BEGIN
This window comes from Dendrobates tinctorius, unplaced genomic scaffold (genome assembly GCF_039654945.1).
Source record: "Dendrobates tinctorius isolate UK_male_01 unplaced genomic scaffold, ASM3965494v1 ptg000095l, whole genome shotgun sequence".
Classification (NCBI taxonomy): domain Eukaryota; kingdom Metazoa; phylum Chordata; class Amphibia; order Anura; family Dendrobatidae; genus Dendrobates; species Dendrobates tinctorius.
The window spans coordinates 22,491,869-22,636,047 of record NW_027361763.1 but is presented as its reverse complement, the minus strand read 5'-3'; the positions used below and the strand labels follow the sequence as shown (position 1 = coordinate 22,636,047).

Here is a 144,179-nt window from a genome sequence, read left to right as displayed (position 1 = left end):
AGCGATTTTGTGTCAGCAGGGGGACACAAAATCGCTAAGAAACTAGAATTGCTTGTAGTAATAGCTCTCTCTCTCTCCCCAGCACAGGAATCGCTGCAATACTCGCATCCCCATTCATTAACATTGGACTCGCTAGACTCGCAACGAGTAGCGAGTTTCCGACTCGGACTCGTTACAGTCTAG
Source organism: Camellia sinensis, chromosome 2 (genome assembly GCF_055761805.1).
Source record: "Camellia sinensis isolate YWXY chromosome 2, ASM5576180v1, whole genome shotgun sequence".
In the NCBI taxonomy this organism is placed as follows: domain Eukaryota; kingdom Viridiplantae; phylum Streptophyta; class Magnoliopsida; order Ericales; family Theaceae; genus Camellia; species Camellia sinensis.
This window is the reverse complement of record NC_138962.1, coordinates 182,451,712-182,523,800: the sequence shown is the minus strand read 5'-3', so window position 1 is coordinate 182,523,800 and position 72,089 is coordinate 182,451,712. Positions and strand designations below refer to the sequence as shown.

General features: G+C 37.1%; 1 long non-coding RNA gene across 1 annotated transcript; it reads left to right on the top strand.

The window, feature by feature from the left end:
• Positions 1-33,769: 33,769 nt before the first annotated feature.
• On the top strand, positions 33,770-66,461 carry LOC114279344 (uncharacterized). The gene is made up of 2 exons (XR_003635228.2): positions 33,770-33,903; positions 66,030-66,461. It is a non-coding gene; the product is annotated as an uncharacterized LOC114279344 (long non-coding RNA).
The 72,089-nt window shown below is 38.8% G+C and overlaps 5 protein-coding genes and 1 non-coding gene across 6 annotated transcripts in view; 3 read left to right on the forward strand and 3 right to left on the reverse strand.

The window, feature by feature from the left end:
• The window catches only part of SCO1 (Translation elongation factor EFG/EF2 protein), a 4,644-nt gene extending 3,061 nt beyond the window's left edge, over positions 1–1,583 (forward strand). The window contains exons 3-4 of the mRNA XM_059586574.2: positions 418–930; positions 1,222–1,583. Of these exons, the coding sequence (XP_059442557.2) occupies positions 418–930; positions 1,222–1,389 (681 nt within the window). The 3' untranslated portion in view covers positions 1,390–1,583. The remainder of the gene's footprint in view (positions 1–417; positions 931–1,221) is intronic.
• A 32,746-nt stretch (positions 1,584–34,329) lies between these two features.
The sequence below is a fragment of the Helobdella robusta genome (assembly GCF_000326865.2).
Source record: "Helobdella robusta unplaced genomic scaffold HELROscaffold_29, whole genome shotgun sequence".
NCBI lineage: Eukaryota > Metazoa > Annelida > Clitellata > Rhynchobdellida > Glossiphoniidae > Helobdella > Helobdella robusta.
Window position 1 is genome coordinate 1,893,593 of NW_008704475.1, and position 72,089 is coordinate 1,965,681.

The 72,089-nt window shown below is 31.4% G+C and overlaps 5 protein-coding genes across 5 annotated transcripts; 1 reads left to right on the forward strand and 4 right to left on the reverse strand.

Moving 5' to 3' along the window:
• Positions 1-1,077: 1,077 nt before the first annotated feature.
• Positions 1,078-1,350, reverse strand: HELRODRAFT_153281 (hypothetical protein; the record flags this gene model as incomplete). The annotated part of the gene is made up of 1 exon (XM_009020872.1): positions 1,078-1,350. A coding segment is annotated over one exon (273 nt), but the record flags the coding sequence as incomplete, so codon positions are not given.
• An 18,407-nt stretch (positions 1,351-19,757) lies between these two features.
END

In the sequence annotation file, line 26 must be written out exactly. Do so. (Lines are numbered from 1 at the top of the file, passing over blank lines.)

• Positions 1,078-1,350, reverse strand: HELRODRAFT_153281 (hypothetical protein; the record flags this gene model as incomplete). The annotated part of the gene is made up of 1 exon (XM_009020872.1): positions 1,078-1,350. A coding segment is annotated over one exon (273 nt), but the record flags the coding sequence as incomplete, so codon positions are not given.